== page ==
Last season, he waited by the phone and worked out to stay sharp. He was led to believe Oklahoma City would add him to its roster for the stretch run, but the Thunder made a trade for Ronnie Brewer instead. So, he did what few players who are the veteran of 637 NBA games could find the humility to do: he jumped into the NBA's Development League. As if a 10-year veteran needed development.

The Tulsa 66ers were 9-10 when he signed on Jan. 16. They went 18-13 the rest of the way to secure a playoff spot. He averaged 17.8 points in 32.7 minutes, and earned the league's Impact Player of the Year award, given to player who joins a D-League team near mid-season and leads a revival.

He was given a spot on the Pacers' Summer League team, but didn't get much of an opportunity in that youth-oriented environment. He wanted to come back to training camp, though, because the trade of Gerald Green and Miles Plumlee to Phoenix for Luis Scola had seemingly created an opening for a wing player, and Granger's troubled knee left his status questionable.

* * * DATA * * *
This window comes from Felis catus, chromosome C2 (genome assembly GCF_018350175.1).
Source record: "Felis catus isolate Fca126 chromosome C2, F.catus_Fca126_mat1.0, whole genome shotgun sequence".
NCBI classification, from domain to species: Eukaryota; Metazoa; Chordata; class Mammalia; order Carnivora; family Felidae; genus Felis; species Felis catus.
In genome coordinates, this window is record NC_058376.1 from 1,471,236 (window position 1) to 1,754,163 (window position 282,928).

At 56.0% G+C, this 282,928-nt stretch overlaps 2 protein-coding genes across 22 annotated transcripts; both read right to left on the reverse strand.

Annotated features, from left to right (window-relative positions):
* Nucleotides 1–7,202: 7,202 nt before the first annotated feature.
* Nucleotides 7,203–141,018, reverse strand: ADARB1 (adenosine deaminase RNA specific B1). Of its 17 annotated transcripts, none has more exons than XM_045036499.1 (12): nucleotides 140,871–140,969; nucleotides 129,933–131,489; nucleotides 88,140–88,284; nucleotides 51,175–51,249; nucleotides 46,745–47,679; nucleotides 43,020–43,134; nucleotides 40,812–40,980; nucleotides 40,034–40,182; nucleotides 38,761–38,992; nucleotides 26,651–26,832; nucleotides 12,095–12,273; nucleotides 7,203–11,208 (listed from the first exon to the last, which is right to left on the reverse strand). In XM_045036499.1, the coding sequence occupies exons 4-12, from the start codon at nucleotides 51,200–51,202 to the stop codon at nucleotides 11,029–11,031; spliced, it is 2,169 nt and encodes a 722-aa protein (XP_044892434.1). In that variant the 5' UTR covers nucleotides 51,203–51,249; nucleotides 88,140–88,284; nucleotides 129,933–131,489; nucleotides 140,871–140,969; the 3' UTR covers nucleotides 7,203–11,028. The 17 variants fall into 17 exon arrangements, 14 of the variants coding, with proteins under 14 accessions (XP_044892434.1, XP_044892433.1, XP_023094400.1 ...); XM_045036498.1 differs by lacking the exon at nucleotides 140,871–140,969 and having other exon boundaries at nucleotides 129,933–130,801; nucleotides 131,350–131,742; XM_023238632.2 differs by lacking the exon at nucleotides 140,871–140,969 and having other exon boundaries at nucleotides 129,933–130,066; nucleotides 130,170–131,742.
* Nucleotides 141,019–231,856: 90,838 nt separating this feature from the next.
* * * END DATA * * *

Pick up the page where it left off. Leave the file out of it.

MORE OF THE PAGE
But again, he wasn't supposed to make the team, a point coach Frank Vogel reiterated Friday night.

“We thought he'd be one of our camp guys,” Vogel said. “But he played his tail off in September and many days looked like the best player on the court. When we had in training camp, again, he looked like one of the best players.”

Vogel said he's still committed to Johnson and Solomon Hill, but facts are facts. Butler is better than they are at the moment because of his experience and shot-making ability, and this is not a team planning for the future. The young guys will have opportunities again someday, but the Pacers are playing in the present tense. Butler is a career 36 percent three-point shooter, a number dragged down by a hopeless stint in Toronto two seasons ago. He's shot as high as 46 percent with Miami in 2003-04, and he's hit 6-of-10 three-pointers this season.

“I think he's a major plus,” Bird had said earlier in the day. “If he gets in there, he's going to make something happen.”

Butler's stall sits next to that of Lance Stephenson in the corner of the Pacers' locker room. The team's oldest and youngest players have time for a lot of conversation over there, but mostly Butler has led by example.